Some peaks you climb once and want to be done with them. Others call you back again and again. Mount of the Holy Cross is one such mountain. Located deep in the Holy Cross Wilderness, this majestic peak was once a national monument, with snow that would linger in two gullies all summer in the shape of a cross. It even inspired a Longfellow poem, “The Cross of Snow.” Erosion has claimed the cross, but the mountain remains, elusive, secluded, waiting to be climbed by those willing to make a long day of it. Even if you’ve never been in this wilderness, you may have seen this peak from the Vail ski area, dominating the view to the southwest.
“In 2006, after reaching the summit even though it was socked in by clouds, I discovered what climbers have dubbed, “The Oops Trail.” Ascending, it’s easy to stay focused on your goal, for the summit is looming right in front of you. But downhill is when most climbers run into trouble. Led on by what appears to be an obvious route back to treeline, some hikers descend too early instead of staying on the ridge. I made that mistake and it cost me an hour of unnecessary scrambling to regain the ridge. I was lucky. Others have become hopelessly lost. Moral of the story: Getting to the top of the mountain is only part of the challenge. Getting home in one piece is sometimes the greater challenge.”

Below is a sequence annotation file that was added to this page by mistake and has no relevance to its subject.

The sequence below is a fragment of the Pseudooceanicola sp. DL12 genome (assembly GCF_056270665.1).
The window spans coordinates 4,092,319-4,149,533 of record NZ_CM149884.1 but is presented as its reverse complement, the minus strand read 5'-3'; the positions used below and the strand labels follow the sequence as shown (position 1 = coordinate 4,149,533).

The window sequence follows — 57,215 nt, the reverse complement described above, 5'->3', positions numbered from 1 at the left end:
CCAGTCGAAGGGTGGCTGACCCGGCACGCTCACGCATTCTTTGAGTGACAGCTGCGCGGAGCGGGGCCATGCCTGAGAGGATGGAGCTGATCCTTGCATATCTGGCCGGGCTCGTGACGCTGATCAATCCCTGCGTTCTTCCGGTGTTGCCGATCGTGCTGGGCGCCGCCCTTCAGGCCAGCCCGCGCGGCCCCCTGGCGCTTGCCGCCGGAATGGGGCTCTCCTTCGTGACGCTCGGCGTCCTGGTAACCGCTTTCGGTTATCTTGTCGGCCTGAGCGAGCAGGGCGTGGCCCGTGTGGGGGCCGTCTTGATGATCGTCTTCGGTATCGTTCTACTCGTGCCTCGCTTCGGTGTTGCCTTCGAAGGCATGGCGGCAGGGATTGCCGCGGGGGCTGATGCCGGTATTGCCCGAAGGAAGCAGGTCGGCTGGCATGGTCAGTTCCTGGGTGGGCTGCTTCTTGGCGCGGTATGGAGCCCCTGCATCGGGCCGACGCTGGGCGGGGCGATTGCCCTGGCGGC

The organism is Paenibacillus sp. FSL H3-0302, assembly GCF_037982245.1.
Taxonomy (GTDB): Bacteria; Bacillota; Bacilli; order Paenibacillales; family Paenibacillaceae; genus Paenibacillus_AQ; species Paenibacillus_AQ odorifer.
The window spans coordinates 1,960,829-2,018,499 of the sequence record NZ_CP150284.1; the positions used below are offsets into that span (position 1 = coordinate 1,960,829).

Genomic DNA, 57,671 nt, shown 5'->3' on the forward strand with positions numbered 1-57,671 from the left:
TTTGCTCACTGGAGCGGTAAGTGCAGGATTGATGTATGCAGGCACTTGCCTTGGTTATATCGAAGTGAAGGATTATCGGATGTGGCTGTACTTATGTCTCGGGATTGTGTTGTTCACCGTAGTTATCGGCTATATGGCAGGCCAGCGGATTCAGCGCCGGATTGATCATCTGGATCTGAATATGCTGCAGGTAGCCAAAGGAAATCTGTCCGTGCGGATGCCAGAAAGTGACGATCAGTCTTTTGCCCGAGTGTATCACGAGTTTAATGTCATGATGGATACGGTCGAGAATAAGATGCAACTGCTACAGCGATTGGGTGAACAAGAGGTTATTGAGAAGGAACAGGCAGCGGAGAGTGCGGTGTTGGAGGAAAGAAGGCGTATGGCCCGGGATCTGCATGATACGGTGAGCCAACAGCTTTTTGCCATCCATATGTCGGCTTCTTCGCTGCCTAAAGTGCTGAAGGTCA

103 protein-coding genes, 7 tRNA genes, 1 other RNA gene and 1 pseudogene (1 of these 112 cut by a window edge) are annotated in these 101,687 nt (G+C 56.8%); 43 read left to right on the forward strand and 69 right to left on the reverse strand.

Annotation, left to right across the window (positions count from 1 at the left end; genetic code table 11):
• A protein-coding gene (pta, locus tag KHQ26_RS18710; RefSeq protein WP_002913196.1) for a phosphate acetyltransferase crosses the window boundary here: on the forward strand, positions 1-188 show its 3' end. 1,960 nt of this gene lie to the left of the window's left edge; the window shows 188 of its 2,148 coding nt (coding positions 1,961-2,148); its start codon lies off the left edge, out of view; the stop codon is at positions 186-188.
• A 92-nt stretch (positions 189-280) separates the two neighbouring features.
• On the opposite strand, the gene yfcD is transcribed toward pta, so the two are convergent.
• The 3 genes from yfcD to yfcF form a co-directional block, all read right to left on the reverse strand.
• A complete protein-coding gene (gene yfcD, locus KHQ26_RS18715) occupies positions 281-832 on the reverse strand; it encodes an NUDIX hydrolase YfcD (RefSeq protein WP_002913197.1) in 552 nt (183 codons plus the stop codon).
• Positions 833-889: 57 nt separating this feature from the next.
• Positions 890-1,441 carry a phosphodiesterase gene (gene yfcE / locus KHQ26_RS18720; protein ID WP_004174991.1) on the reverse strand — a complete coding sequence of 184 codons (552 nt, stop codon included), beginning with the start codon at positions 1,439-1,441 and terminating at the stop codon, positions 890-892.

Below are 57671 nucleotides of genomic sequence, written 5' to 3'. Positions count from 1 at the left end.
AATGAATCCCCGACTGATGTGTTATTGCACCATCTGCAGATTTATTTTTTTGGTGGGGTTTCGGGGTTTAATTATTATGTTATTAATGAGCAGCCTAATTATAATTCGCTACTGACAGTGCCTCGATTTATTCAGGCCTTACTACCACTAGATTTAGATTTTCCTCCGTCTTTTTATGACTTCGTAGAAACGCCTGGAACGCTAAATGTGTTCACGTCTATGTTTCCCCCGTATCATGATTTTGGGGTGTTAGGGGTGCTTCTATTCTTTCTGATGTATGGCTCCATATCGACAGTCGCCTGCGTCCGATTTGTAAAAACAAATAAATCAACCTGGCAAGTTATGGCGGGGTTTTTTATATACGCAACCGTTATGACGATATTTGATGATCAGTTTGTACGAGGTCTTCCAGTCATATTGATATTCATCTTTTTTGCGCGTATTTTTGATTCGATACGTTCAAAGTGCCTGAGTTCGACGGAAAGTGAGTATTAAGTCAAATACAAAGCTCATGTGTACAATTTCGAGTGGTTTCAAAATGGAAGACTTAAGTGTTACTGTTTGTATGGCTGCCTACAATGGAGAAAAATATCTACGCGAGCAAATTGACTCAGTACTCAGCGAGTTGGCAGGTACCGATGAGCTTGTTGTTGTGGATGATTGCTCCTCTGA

- The standard route is 12 miles, with 5,600 feet of climbing. That includes having to gain and lose 1,000 feet as you struggle up and fly down Halfmoon Pass. That’s a long day for legs. Break it up by setting up a campsite near East Cross Creek. You’ll be glad you spent some extra time in this wilderness.
- Be careful on the hike down to timberline. Though the Colorado Fourteeners Initiative has improved the trail to make it more obvious, you can still become lost and drop too soon if not paying attention.
- Tigiwon Road, the dirt track leading to the trailhead, is closed from late November to June 21.
Recommended season(s): Mid-summer to early fall
—R. Scott Rappold